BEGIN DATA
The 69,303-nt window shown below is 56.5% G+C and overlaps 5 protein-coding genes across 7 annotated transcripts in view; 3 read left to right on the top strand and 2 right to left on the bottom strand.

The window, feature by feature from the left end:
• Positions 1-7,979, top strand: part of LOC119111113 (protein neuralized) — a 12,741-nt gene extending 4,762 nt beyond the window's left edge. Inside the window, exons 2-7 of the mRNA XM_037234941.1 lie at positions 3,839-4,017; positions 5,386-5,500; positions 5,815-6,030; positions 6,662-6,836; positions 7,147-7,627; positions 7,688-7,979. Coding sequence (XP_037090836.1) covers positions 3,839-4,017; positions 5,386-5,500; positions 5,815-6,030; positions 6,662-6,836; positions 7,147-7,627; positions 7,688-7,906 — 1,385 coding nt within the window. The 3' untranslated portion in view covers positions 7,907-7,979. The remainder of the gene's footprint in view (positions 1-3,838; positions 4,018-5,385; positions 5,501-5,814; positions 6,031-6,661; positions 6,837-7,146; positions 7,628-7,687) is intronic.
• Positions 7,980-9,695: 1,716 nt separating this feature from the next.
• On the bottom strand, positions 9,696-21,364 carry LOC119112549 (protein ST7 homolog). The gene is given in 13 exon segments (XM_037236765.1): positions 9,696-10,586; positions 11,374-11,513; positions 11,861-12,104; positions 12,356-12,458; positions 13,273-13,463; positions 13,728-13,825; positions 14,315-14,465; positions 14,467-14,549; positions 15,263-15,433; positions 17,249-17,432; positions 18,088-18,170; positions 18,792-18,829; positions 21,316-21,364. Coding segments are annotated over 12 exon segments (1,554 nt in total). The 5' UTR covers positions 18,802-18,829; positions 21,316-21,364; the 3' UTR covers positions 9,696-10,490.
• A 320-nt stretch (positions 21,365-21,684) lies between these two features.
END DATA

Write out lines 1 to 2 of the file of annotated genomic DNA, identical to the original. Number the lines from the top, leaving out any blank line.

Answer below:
The 69,303-nt window shown below is 56.5% G+C and overlaps 5 protein-coding genes across 7 annotated transcripts in view; 3 read left to right on the top strand and 2 right to left on the bottom strand.

The window, feature by feature from the left end: